So, was it a bad day for the Yankees yesterday or not?

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I (and a lot of other people) made cracks about yesterday being a bad day for the Yankees, what with Matsui leaving, the Sox getting Lackey and Halladay heading someplace that wasn’t the Bronx. New York Magazine’s Will Leitch is having none of it, however. His take:

(1) The Yankees never had a real chance to get Halladay, so kudos that he didn’t go to Boston and kudos that he left the division;

(2) The Sox signing Lackey and Cameron means that they won’t sign Bay or Holliday; and

(3) The Yankees are now in a position of strength with respect to Damon and maybe someone like Jason Bay.

Maybe. But if what people are saying this morning is true, the Yankees could have had Halladay if they would have offered up Joba or Hughes.  They ended up being the sticking point, not Montero, who most people assumed was off limits. I like Hughes and Chamberlain long term, but if one of them represented the sticking point it was a surmountable sticking point.

I actually think that Damon gained a bit of strength given Matsui leaving town, but probably not so much that it will get him more than two years, and that’s ultimately the whole game for New York with respect to Damon.

Finally, it strikes me that Lackey has gone from overrated to underrated in the space of about 24 hours.  No, he’s not strong when measured against cream of the crop free agent starters, but the competition did just land a guy who would be an ace on most teams he could have joined. Between Leitch here and Edes earlier, I think he’s being sold pretty short all of a sudden.

Ultimately, however, Leitch is right: none of these moves dramatically shifts the balance of power in the cold war that is the Yankees-Red Sox rivalry. To abuse the analogy, this is much more like the U.S. overthrowing the government of Chile than it is like, say, the Cuban Missile Crisis or something.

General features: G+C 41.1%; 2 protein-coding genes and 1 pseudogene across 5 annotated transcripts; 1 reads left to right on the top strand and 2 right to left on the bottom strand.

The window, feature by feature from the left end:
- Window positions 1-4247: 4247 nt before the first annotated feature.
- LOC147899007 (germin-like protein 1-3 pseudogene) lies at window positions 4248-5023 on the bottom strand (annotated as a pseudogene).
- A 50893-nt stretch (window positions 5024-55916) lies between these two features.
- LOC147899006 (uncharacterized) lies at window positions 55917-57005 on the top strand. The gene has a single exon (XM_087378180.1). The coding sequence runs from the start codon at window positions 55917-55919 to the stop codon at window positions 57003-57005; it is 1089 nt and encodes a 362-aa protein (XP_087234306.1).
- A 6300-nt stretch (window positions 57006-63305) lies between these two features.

Not all that much has changed here. The Red Sox likely have one major move left in them, and that’s acquiring Adrian Beltre or someone like him. The Yankees could still move on Damon and/or Bay and add a second tier starter.  Even if you assume the best for Boston and the worst for New York coming out of all of that, I think the Yankees are still the team to beat.

Josh Johnson retires from baseball

PEORIA, AZ - FEBRUARY 21: Josh Johnson #55 of the San Diego Padres poses during Picture Day on February 21, 2014 at the Peoria Sports Complex in Peoria, Arizona. (Photo by Mike McGinnis/Getty Images)
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Oft-injured pitcher Josh Johnson is retiring from baseball, ESPN’s Jerry Crasnick is reporting.

Johnson, 32, hasn’t pitched in the majors since 2013. The right-hander underwent his third Tommy John surgery in September 2015 but wasn’t able to bounce back.

Johnson spent most of his career with the Marlins, but also pitched for the Blue Jays in the big leagues, as well as the Padres in the minors. He retires with a career 3.40 ERA, 915 strikeouts across 998 innings in the majors, and two All-Star nominations. Johnson led the National League with a 2.30 ERA in 2010, finishing fifth in NL Cy Young Award balloting. One wonders what he could have accomplished if he was able to stay healthy.

Report: Angels close to a multi-year deal with Luis Valbuena

HOUSTON, TX - JULY 08:  Luis Valbuena #18 of the Houston Astros hits a three run walkoff home run in the ninth inning to defeat the Oakland Athletics 10-9 at Minute Maid Park on July 8, 2016 in Houston, Texas.  (Photo by Bob Levey/Getty Images)
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The Angels are nearing a multi-year deal with free agent third baseman Luis Valbuena, Jeff Fletcher of the Orange County Register reports. It’s believed to be a two-year contract with a third-year option.

Valbuena, 31, hit .260/.357/.459 with 13 home runs and 40 RBI in 342 plate appearances in 2016. He missed most of the second half with a hamstring injury, for which he underwent surgery in late August.

Valbuena has played a majority of his career at third base, but also has extensive experience at second base and has racked up innings at first base and shortstop as well. He won’t play every day for the Angels, as Yunel Escobar lays claim to third base and C.J. Cron first base, but he will give them flexibility and a left-handed bat off the bench.